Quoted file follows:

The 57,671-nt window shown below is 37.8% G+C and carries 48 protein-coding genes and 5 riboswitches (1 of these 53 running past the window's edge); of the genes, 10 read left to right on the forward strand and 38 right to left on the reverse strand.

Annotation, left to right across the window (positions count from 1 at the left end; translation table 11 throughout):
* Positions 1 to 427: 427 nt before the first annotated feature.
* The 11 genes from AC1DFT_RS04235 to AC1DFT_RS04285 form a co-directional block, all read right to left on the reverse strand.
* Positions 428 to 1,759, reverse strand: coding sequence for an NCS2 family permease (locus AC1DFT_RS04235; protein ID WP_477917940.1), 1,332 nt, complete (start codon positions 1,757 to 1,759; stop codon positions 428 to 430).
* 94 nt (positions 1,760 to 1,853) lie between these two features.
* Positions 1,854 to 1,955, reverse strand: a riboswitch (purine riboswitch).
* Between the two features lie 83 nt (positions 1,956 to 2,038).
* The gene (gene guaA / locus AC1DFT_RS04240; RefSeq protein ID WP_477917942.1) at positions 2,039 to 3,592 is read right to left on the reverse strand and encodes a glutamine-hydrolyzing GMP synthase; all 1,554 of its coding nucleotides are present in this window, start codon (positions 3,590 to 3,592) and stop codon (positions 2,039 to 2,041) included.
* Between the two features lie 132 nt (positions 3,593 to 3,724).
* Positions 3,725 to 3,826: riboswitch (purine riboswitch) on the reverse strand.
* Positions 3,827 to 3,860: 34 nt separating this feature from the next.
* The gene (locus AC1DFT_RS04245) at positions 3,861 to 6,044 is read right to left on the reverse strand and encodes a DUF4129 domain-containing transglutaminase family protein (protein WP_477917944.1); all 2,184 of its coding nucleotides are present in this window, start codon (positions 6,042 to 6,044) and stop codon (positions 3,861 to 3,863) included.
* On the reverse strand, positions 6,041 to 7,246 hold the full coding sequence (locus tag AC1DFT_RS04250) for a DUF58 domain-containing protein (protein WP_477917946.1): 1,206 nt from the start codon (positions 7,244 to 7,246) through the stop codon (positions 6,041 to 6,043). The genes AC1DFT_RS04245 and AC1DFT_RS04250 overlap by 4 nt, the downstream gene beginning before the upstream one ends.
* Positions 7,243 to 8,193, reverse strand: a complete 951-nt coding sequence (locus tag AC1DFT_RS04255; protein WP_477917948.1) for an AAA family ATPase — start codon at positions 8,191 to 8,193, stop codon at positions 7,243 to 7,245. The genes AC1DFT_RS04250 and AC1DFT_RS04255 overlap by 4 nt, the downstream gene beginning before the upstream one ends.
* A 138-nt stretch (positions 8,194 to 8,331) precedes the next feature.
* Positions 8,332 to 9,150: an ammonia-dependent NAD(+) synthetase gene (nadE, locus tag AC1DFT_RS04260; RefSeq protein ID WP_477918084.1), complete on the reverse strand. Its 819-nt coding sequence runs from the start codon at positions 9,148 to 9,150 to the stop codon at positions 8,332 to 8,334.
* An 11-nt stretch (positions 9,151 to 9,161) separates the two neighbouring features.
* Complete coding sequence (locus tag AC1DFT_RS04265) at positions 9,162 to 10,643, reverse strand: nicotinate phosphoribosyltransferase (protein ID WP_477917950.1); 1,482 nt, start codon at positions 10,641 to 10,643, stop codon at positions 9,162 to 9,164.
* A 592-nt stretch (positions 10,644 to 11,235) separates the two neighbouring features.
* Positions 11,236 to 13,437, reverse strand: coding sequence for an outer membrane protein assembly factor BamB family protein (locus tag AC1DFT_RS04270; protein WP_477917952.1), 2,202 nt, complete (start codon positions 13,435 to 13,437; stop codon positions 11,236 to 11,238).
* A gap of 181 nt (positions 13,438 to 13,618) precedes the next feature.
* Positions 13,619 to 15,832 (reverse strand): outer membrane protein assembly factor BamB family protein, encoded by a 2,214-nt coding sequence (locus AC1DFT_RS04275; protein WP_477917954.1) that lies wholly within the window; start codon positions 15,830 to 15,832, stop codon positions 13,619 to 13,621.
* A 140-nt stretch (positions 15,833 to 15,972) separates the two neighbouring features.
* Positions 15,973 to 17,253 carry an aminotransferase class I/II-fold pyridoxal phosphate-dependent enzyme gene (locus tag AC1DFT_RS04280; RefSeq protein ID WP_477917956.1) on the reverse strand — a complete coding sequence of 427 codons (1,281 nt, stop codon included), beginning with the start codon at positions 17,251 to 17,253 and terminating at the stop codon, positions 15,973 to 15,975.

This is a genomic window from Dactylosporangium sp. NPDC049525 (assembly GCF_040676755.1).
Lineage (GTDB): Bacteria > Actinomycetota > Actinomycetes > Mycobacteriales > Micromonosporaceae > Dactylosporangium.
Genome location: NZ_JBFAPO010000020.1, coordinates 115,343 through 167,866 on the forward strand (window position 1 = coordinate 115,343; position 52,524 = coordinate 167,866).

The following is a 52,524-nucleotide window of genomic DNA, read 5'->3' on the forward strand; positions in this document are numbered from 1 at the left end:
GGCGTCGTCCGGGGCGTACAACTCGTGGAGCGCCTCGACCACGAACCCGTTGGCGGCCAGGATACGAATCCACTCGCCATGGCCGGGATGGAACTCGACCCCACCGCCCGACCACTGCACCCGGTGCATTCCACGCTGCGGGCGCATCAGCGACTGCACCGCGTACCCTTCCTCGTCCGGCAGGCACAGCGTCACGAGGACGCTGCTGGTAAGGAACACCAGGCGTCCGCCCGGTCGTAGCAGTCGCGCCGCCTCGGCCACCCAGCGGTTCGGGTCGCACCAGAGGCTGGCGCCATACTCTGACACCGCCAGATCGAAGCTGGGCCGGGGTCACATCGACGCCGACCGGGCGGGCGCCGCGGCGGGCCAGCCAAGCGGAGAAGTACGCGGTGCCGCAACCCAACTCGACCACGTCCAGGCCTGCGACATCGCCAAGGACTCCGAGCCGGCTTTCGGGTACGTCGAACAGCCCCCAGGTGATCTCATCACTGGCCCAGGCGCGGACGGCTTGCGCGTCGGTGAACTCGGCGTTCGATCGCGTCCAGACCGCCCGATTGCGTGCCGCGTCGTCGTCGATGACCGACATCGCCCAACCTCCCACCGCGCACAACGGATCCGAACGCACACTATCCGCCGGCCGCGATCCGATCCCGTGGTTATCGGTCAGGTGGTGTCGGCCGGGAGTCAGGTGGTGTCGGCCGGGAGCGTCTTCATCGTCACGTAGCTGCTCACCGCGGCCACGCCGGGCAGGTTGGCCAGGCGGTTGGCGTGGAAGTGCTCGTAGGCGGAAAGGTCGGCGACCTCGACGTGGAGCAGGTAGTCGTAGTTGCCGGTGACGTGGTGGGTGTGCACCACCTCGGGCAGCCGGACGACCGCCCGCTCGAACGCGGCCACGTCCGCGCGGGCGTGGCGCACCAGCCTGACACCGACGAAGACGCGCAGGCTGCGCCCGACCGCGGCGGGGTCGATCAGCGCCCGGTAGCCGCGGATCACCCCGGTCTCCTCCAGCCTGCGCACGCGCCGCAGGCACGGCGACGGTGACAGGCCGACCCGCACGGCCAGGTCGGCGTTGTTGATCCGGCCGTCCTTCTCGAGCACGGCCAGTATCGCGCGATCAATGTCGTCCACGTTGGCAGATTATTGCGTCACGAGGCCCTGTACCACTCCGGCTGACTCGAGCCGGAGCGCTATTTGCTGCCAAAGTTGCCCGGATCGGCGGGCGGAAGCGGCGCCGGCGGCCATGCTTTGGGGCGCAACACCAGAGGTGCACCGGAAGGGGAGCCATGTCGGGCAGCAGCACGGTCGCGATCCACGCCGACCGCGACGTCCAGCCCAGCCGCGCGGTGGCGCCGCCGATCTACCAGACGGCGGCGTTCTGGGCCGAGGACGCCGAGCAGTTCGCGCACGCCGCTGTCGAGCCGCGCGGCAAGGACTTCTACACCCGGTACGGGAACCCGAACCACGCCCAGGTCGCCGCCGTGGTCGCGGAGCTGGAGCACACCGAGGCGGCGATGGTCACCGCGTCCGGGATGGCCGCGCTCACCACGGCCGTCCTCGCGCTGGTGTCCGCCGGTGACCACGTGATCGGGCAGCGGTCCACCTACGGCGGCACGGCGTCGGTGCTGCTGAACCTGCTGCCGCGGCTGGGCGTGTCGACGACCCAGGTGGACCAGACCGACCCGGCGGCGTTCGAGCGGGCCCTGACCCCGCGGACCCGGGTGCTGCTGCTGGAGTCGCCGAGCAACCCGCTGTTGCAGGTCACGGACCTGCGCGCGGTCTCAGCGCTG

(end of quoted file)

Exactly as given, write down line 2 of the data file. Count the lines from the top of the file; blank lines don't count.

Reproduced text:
Annotation, left to right across the window (positions count from 1 at the left end; translation table 11 throughout):